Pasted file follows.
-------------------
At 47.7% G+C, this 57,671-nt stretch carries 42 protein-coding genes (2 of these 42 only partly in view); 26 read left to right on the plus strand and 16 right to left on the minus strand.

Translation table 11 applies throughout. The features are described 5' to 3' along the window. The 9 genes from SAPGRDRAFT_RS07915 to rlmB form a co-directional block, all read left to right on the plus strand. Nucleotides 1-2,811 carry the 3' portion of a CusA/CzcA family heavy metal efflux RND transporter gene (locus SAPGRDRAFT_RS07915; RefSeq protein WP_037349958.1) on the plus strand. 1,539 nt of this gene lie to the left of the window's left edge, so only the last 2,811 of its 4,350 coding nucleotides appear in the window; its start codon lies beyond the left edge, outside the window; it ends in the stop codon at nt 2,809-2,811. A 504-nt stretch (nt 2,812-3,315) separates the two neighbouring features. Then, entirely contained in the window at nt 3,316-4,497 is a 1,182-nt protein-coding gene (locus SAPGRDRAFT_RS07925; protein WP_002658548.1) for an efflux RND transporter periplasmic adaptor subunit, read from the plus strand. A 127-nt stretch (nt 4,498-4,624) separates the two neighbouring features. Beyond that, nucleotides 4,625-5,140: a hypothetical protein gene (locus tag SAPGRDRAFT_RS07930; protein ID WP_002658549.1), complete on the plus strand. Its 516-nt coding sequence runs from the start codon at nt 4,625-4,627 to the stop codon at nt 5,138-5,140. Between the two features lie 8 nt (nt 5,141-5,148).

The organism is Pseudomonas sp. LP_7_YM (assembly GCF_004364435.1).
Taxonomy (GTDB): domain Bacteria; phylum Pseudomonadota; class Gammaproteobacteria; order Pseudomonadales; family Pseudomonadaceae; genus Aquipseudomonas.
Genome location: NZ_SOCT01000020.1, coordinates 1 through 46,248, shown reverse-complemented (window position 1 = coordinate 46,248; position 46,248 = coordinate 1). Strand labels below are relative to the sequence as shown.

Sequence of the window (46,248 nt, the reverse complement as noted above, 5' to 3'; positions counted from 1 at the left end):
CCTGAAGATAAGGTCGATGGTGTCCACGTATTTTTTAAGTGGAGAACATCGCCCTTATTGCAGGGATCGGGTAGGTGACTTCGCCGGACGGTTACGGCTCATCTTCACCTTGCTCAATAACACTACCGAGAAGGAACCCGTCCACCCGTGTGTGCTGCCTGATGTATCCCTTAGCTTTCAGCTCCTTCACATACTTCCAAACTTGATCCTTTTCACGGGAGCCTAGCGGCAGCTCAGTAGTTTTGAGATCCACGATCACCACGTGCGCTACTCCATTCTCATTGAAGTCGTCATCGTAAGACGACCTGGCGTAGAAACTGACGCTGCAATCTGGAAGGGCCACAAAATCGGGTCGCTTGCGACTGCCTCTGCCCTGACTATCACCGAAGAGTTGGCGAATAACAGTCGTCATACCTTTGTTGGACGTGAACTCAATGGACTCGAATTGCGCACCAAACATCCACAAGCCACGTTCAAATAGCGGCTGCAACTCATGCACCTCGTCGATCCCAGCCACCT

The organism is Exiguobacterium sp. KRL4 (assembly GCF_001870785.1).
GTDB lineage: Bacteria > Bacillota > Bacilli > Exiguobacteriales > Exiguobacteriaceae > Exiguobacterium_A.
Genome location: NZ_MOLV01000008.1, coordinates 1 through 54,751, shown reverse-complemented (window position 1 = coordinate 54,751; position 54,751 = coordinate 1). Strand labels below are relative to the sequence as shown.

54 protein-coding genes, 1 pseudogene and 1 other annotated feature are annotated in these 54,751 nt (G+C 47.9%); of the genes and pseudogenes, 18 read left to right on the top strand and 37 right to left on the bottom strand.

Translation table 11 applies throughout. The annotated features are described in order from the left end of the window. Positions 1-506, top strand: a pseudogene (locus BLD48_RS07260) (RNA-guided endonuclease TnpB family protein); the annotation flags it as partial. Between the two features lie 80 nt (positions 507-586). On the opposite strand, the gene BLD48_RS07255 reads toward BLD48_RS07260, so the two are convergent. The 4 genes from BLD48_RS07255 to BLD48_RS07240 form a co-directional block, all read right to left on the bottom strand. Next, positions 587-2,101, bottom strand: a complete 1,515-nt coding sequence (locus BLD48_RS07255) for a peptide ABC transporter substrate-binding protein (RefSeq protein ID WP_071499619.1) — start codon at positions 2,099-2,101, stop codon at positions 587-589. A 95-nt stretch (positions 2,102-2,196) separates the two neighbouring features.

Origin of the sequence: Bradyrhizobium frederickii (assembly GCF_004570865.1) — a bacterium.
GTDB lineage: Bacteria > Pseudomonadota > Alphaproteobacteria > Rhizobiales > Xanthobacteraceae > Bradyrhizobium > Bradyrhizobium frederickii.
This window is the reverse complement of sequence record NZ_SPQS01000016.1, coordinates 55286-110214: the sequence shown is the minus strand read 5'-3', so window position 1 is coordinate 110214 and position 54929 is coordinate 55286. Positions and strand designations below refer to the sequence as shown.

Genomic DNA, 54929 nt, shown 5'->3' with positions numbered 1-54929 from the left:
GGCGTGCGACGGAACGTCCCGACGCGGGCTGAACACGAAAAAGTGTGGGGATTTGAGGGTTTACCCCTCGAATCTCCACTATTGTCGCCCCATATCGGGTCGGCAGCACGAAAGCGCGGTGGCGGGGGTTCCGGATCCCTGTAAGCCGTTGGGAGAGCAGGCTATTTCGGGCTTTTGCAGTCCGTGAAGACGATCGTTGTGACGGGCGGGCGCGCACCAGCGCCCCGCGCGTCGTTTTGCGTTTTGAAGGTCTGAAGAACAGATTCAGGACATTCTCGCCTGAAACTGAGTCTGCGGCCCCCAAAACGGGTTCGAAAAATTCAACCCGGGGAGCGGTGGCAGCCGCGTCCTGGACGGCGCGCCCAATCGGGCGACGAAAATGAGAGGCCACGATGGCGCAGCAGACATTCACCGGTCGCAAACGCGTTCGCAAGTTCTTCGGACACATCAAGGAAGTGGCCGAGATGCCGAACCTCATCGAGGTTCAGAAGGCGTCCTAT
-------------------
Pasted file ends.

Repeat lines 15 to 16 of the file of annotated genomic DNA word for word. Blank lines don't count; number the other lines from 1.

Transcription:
This window is the reverse complement of sequence record NZ_SPQS01000016.1, coordinates 55286-110214: the sequence shown is the minus strand read 5'-3', so window position 1 is coordinate 110214 and position 54929 is coordinate 55286. Positions and strand designations below refer to the sequence as shown.

Genomic DNA, 54929 nt, shown 5'->3' with positions numbered 1-54929 from the left: